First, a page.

From this current clinical prediction rule: Spurling test, distraction test, ipsilateral rotation <60 degrees and ULTT1 have a 99% specificity when all four items are positive and 94% specificity when 3 items are positive (Waldrop, 2006). The first challenge for clinicians using a clinical prediction rule is evaluating severity and irritability as those tests alone don’t provide enough depth of information to determine this. Usually questioning during the subjective assessment tells us more about severity and irritability. The second challenge in diagnosis of cervical radiculopathy is identifying the level of root compression and again this comes from the neurological examination combined with specific localization of symptoms during the subjective examination.

Where does the neurological exam fit in?

Clinically I always perform a neurological examination because it is vital to gain a base line for reflexes, strength and sensation to determine if the patient is worse/better/same other than pain distribution. Normally a neurological examination is not provocative. The next question to consider is how often you repeat these tests on subsequent treatments? If the neurological examination is normal day 1 – when and how often would you retest? For me, I retest if symptoms change. If the neurological exam is not normal but the patient is suitable for conservative treatment, I would retest quite frequently. From what I’ve experienced, reflexes are slow to return but strength and sensation much faster. It is an important part of examination of the health of the nerve.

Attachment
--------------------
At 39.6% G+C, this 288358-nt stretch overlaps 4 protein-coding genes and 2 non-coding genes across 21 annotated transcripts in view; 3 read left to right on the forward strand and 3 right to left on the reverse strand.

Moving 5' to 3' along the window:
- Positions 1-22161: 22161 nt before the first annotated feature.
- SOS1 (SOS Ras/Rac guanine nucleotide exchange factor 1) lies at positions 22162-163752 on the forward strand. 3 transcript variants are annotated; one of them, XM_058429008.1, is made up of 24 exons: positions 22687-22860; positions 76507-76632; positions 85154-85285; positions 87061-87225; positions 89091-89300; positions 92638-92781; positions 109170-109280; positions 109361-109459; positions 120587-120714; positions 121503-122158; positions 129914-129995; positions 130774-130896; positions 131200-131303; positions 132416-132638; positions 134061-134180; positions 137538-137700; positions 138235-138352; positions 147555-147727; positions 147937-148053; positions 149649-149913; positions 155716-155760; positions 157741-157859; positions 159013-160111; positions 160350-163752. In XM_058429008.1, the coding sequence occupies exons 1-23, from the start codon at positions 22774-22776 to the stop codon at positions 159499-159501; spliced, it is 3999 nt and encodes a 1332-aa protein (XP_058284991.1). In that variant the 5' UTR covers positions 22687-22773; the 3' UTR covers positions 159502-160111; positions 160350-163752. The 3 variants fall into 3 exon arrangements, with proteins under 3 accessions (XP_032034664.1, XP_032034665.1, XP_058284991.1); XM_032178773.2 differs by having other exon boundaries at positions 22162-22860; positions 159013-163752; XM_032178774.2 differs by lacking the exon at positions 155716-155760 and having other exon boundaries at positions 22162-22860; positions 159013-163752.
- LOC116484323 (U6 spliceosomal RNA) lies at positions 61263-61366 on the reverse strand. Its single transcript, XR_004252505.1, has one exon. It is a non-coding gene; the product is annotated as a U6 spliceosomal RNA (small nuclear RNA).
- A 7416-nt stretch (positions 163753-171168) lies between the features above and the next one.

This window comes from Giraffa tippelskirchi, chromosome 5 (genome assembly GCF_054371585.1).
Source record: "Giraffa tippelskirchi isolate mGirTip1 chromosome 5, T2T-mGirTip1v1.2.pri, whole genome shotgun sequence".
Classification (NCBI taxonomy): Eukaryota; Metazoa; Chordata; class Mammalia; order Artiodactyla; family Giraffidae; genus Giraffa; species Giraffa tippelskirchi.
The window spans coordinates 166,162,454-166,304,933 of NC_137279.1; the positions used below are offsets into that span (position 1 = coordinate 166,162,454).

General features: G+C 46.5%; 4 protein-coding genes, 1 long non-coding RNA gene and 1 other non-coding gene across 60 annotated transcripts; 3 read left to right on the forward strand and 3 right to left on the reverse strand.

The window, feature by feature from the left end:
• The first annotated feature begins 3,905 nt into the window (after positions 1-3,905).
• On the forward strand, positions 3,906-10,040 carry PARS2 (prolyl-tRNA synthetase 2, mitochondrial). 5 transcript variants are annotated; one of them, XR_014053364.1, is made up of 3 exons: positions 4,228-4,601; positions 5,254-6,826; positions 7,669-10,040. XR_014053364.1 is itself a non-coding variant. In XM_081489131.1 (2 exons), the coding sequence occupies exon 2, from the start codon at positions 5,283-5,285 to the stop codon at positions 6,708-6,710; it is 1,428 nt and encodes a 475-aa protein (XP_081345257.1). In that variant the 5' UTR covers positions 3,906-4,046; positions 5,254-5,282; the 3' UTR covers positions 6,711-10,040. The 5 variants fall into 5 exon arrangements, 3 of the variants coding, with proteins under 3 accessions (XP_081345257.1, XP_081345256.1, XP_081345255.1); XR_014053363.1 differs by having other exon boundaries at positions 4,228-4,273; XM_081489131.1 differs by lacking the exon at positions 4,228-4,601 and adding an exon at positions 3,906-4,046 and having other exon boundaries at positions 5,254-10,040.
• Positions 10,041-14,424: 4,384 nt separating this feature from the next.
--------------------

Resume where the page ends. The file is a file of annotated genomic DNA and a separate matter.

I keep this chart with my for each assessment to compare and clarify my neurological examination findings. The table below also describes the expected abnormalities with C5, C6, C7 & C8 radiculopathies. 

Physical examination findings for cervical radiculopathy (Cardette, Phil & Fehlings., 2005, p. 394). 

Physical examination findings for cervical radiculopathy (Cardette, Phil & Fehlings., 2005, p. 394). 

Which neurodynamic test to choose.